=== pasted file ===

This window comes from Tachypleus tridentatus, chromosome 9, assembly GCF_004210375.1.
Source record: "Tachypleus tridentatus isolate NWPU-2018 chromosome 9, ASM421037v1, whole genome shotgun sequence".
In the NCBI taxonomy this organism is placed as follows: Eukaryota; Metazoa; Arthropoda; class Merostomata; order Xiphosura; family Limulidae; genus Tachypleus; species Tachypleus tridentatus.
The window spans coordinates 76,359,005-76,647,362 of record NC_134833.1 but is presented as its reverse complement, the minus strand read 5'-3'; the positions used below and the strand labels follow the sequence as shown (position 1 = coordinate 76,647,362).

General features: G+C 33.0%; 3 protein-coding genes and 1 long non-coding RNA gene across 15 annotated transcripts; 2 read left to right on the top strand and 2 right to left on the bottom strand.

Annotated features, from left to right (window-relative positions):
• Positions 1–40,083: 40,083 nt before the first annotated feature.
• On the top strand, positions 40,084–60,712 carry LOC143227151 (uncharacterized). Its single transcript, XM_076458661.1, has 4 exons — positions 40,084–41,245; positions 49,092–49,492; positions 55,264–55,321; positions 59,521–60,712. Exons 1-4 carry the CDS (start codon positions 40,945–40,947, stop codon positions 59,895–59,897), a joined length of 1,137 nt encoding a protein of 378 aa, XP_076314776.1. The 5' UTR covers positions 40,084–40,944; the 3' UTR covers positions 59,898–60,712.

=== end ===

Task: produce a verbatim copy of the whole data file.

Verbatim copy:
This window comes from Tachypleus tridentatus, chromosome 9, assembly GCF_004210375.1.
Source record: "Tachypleus tridentatus isolate NWPU-2018 chromosome 9, ASM421037v1, whole genome shotgun sequence".
In the NCBI taxonomy this organism is placed as follows: Eukaryota; Metazoa; Arthropoda; class Merostomata; order Xiphosura; family Limulidae; genus Tachypleus; species Tachypleus tridentatus.
The window spans coordinates 76,359,005-76,647,362 of record NC_134833.1 but is presented as its reverse complement, the minus strand read 5'-3'; the positions used below and the strand labels follow the sequence as shown (position 1 = coordinate 76,647,362).

General features: G+C 33.0%; 3 protein-coding genes and 1 long non-coding RNA gene across 15 annotated transcripts; 2 read left to right on the top strand and 2 right to left on the bottom strand.

Annotated features, from left to right (window-relative positions):
• Positions 1–40,083: 40,083 nt before the first annotated feature.
• On the top strand, positions 40,084–60,712 carry LOC143227151 (uncharacterized). Its single transcript, XM_076458661.1, has 4 exons — positions 40,084–41,245; positions 49,092–49,492; positions 55,264–55,321; positions 59,521–60,712. Exons 1-4 carry the CDS (start codon positions 40,945–40,947, stop codon positions 59,895–59,897), a joined length of 1,137 nt encoding a protein of 378 aa, XP_076314776.1. The 5' UTR covers positions 40,084–40,944; the 3' UTR covers positions 59,898–60,712.